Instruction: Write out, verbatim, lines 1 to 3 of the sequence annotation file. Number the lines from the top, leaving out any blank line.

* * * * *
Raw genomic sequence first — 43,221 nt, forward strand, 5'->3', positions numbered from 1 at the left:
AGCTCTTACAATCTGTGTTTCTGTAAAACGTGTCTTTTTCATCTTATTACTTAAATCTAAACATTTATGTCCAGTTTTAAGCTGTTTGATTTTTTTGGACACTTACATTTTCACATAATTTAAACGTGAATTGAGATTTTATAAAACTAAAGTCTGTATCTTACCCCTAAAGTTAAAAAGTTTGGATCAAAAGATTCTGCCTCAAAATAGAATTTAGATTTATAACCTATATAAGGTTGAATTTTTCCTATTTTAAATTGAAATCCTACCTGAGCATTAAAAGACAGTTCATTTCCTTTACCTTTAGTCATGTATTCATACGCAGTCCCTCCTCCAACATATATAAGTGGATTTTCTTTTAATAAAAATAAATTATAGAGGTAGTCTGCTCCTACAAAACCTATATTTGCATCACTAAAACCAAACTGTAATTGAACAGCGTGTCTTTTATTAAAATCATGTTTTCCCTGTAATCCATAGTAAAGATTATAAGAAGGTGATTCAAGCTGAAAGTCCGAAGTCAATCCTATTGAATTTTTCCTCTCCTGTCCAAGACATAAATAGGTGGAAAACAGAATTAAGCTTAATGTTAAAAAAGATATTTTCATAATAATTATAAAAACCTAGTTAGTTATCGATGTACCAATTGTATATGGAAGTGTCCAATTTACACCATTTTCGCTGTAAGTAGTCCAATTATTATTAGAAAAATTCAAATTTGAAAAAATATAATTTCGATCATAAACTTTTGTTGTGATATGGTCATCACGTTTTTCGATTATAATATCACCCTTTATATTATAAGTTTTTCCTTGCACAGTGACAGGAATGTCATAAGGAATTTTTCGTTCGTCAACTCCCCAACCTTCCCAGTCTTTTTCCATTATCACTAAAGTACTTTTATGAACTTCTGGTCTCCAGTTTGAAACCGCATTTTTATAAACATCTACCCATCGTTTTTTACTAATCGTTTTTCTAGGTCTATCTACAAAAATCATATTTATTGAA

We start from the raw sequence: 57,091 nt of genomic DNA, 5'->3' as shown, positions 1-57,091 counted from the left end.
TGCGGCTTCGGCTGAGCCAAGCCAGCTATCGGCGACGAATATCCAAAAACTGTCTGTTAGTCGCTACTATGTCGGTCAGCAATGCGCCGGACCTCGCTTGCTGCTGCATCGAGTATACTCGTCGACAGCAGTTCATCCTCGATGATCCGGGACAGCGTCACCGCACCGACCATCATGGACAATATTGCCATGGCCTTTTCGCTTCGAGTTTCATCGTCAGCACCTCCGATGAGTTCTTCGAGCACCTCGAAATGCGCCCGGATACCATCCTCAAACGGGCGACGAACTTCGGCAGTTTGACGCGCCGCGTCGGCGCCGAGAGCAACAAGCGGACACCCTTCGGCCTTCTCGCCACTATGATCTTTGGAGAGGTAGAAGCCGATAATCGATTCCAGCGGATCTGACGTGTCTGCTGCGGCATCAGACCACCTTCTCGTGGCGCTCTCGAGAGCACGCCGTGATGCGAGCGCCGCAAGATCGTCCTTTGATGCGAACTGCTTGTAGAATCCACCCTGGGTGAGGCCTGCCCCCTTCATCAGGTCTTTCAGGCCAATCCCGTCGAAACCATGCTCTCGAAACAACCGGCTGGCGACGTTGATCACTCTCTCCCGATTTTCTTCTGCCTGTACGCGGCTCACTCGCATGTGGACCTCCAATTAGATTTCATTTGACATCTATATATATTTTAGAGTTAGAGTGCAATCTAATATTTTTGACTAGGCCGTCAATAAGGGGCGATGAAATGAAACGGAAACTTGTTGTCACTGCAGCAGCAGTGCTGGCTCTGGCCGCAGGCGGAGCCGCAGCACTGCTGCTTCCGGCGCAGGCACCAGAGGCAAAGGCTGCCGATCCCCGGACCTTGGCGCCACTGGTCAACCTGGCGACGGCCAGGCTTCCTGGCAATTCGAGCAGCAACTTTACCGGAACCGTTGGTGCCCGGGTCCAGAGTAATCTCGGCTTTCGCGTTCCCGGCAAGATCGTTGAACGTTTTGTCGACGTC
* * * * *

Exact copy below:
Raw genomic sequence first — 43,221 nt, forward strand, 5'->3', positions numbered from 1 at the left:
AGCTCTTACAATCTGTGTTTCTGTAAAACGTGTCTTTTTCATCTTATTACTTAAATCTAAACATTTATGTCCAGTTTTAAGCTGTTTGATTTTTTTGGACACTTACATTTTCACATAATTTAAACGTGAATTGAGATTTTATAAAACTAAAGTCTGTATCTTACCCCTAAAGTTAAAAAGTTTGGATCAAAAGATTCTGCCTCAAAATAGAATTTAGATTTATAACCTATATAAGGTTGAATTTTTCCTATTTTAAATTGAAATCCTACCTGAGCATTAAAAGACAGTTCATTTCCTTTACCTTTAGTCATGTATTCATACGCAGTCCCTCCTCCAACATATATAAGTGGATTTTCTTTTAATAAAAATAAATTATAGAGGTAGTCTGCTCCTACAAAACCTATATTTGCATCACTAAAACCAAACTGTAATTGAACAGCGTGTCTTTTATTAAAATCATGTTTTCCCTGTAATCCATAGTAAAGATTATAAGAAGGTGATTCAAGCTGAAAGTCCGAAGTCAATCCTATTGAATTTTTCCTCTCCTGTCCAAGACATAAATAGGTGGAAAACAGAATTAAGCTTAATGTTAAAAAAGATATTTTCATAATAATTATAAAAACCTAGTTAGTTATCGATGTACCAATTGTATATGGAAGTGTCCAATTTACACCATTTTCGCTGTAAGTAGTCCAATTATTATTAGAAAAATTCAAATTTGAAAAAATATAATTTCGATCATAAACTTTTGTTGTGATATGGTCATCACGTTTTTCGATTATAATATCACCCTTTATATTATAAGTTTTTCCTTGCACAGTGACAGGAATGTCATAAGGAATTTTTCGTTCGTCAACTCCCCAACCTTCCCAGTCTTTTTCCATTATCACTAAAGTACTTTTATGAACTTCTGGTCTCCAGTTTGAAACCGCATTTTTATAAACATCTACCCATCGTTTTTTACTAATCGTTTTTCTAGGTCTATCTACAAAAATCATATTTATTGAA

We start from the raw sequence: 57,091 nt of genomic DNA, 5'->3' as shown, positions 1-57,091 counted from the left end.